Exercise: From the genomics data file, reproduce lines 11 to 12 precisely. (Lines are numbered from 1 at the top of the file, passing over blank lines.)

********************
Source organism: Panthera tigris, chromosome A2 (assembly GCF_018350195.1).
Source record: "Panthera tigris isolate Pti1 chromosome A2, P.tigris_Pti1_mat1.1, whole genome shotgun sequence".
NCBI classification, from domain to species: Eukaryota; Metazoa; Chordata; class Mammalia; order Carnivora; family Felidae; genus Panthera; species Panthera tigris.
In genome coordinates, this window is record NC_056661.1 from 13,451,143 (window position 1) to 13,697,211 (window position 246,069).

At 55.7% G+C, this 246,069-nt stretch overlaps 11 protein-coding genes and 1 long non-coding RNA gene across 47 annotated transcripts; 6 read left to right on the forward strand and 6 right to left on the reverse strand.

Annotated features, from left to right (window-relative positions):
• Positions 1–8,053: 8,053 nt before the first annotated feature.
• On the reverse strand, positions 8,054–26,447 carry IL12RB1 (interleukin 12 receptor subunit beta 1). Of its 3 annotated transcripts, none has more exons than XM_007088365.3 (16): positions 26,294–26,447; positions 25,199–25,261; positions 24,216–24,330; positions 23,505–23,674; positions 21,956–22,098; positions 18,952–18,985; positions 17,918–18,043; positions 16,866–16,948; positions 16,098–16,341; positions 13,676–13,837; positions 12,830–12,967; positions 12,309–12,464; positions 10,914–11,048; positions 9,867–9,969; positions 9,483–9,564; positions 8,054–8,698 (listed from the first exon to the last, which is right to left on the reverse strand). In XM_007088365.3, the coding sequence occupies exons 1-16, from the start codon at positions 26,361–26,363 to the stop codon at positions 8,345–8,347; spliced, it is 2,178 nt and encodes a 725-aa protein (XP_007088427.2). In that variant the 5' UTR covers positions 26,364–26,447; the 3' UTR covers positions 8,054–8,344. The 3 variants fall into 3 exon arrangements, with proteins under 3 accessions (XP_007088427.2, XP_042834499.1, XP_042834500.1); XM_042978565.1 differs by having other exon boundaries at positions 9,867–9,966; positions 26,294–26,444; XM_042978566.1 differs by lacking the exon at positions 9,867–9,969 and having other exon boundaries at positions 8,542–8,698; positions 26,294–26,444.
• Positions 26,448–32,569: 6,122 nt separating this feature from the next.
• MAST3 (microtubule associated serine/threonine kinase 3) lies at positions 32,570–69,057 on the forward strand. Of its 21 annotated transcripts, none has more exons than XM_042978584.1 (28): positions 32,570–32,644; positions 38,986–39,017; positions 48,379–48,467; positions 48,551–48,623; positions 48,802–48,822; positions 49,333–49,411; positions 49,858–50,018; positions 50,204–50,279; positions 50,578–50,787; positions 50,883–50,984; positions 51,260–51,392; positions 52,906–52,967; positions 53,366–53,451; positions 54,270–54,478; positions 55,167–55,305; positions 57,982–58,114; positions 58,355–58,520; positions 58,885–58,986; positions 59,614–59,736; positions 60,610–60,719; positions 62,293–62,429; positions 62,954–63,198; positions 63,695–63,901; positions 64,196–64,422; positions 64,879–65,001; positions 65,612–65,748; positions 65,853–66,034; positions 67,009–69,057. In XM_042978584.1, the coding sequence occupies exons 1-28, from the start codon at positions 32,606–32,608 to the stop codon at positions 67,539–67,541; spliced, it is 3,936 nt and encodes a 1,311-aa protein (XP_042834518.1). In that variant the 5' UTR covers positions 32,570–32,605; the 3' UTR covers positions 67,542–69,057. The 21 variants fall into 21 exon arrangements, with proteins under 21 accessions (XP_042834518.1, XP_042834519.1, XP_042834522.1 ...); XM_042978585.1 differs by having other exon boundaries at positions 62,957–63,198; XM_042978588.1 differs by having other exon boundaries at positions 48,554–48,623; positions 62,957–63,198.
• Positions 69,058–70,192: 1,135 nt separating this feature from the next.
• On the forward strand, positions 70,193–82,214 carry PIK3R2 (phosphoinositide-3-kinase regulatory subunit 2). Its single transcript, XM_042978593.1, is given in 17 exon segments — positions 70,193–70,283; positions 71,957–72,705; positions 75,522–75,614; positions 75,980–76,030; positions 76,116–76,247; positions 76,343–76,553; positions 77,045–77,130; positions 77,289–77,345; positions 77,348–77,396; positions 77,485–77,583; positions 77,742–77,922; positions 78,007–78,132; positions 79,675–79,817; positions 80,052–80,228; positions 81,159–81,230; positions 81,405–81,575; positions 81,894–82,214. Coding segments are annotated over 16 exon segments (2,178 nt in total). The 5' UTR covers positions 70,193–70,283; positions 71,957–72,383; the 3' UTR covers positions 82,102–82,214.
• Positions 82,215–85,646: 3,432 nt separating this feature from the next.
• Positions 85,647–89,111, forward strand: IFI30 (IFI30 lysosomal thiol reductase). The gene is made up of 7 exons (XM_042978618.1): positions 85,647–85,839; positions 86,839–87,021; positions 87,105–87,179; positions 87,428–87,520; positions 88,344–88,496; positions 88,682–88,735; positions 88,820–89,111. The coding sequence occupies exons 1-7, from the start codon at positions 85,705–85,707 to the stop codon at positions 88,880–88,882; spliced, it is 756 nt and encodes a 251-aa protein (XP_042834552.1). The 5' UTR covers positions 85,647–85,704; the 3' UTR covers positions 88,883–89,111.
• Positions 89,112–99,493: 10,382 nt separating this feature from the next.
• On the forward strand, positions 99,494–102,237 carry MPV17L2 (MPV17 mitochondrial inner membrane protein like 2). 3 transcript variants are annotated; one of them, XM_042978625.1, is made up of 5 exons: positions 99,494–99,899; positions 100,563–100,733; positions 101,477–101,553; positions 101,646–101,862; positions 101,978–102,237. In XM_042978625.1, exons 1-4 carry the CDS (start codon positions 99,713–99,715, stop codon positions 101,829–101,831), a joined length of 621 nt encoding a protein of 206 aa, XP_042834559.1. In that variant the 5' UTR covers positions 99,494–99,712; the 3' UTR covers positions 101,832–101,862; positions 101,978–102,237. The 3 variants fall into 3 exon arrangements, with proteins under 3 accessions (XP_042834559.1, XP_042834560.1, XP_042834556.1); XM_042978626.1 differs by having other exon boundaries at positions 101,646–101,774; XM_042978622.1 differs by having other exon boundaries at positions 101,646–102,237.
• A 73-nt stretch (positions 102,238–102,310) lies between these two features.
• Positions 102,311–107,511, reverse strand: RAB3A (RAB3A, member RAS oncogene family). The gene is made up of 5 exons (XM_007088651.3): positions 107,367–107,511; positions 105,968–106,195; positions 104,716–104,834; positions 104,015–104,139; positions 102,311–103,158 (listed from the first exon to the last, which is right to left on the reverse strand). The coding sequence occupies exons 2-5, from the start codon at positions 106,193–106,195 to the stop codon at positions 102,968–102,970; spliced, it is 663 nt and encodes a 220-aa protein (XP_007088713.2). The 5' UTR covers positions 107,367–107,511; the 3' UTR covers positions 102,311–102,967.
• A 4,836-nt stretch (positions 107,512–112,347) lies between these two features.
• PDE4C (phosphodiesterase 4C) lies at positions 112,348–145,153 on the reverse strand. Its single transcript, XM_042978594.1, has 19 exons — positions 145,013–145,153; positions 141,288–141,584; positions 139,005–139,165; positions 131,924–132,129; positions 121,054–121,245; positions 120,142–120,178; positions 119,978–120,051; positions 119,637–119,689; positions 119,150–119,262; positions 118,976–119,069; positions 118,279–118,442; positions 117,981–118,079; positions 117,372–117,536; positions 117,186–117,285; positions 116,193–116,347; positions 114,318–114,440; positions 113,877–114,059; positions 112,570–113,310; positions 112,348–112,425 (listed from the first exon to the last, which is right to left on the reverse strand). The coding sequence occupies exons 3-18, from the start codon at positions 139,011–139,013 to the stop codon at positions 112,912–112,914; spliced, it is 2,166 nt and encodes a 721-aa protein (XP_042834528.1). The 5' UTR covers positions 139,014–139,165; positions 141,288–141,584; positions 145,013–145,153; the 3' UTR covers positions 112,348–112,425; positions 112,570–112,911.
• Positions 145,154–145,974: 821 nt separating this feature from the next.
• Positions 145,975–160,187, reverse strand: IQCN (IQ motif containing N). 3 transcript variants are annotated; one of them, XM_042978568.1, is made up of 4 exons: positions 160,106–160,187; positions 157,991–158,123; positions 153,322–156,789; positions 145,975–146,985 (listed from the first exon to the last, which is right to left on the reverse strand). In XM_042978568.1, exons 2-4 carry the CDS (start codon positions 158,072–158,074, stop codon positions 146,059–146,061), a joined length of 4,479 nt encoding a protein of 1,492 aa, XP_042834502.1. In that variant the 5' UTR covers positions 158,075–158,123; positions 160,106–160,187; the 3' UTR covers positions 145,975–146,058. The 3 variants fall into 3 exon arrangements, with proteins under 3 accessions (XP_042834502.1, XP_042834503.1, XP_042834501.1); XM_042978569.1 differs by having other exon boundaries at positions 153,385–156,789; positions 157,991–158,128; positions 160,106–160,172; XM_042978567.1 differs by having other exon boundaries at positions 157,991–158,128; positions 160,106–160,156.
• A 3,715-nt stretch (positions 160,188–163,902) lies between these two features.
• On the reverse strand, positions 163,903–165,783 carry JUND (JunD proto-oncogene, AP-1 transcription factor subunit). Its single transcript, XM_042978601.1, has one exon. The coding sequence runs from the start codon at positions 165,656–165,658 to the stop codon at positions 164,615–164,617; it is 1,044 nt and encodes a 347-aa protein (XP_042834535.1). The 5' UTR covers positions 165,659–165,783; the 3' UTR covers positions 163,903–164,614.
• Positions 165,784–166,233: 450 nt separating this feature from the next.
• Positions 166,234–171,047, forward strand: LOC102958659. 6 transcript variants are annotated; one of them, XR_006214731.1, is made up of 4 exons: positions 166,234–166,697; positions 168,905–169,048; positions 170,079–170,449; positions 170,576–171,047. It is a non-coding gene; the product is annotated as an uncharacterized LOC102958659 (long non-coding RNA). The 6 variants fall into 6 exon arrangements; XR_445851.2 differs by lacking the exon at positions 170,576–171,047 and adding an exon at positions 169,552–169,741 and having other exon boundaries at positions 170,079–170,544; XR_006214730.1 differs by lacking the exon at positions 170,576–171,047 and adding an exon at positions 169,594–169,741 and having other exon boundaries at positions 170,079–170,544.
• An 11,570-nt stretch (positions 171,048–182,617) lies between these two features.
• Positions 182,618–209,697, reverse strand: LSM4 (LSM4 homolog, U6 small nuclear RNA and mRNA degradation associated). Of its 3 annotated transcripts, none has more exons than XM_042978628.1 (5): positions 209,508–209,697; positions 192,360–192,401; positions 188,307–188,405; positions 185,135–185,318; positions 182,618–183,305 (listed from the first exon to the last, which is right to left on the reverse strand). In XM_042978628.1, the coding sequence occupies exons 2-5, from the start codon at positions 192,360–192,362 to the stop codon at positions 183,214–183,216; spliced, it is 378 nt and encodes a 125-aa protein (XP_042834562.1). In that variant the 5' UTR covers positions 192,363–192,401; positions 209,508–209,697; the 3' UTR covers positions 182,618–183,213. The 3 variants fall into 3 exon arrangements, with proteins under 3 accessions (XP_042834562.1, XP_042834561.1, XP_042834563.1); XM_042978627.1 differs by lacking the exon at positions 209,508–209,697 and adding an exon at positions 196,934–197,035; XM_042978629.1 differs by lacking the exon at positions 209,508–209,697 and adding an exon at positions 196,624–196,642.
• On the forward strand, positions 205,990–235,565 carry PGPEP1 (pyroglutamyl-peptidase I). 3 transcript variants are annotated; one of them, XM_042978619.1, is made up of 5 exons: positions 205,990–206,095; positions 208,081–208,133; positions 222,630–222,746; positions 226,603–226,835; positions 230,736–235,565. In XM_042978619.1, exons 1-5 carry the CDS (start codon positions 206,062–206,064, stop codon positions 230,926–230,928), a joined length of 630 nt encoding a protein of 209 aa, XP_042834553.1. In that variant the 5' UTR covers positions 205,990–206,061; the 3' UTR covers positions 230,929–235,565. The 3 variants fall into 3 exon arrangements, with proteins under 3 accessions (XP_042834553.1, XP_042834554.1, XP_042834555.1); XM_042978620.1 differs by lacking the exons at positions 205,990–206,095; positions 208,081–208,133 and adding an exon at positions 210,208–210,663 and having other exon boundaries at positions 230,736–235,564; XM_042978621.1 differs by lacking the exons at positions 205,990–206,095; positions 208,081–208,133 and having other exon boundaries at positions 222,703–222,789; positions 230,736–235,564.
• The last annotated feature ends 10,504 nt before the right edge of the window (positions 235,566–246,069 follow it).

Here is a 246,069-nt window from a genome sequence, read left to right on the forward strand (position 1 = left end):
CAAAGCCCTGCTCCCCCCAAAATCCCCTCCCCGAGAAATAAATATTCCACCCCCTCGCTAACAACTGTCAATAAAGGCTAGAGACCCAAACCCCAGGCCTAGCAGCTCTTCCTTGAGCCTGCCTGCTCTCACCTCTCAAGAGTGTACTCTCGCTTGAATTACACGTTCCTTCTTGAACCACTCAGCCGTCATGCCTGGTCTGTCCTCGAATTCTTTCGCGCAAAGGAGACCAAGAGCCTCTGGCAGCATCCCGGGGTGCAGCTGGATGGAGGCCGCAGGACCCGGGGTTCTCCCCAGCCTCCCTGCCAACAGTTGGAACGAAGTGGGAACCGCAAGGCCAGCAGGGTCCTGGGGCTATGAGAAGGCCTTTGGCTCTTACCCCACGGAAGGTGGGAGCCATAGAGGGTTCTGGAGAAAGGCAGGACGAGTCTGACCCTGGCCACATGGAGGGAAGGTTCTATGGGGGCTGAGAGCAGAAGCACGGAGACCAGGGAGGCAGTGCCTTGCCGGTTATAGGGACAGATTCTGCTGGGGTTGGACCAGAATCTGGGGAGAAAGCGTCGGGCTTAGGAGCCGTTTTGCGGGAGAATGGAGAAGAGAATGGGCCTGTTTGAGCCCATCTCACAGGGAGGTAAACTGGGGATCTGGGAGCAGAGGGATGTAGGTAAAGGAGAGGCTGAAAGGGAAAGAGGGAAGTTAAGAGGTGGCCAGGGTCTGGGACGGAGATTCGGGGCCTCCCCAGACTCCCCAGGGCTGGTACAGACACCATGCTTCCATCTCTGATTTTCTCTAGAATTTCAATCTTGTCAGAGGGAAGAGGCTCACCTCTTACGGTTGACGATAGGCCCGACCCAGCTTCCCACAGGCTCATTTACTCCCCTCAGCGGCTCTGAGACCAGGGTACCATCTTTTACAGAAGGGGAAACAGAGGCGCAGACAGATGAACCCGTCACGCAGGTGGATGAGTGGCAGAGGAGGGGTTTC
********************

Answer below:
• Positions 69,058–70,192: 1,135 nt separating this feature from the next.
• On the forward strand, positions 70,193–82,214 carry PIK3R2 (phosphoinositide-3-kinase regulatory subunit 2). Its single transcript, XM_042978593.1, is given in 17 exon segments — positions 70,193–70,283; positions 71,957–72,705; positions 75,522–75,614; positions 75,980–76,030; positions 76,116–76,247; positions 76,343–76,553; positions 77,045–77,130; positions 77,289–77,345; positions 77,348–77,396; positions 77,485–77,583; positions 77,742–77,922; positions 78,007–78,132; positions 79,675–79,817; positions 80,052–80,228; positions 81,159–81,230; positions 81,405–81,575; positions 81,894–82,214. Coding segments are annotated over 16 exon segments (2,178 nt in total). The 5' UTR covers positions 70,193–70,283; positions 71,957–72,383; the 3' UTR covers positions 82,102–82,214.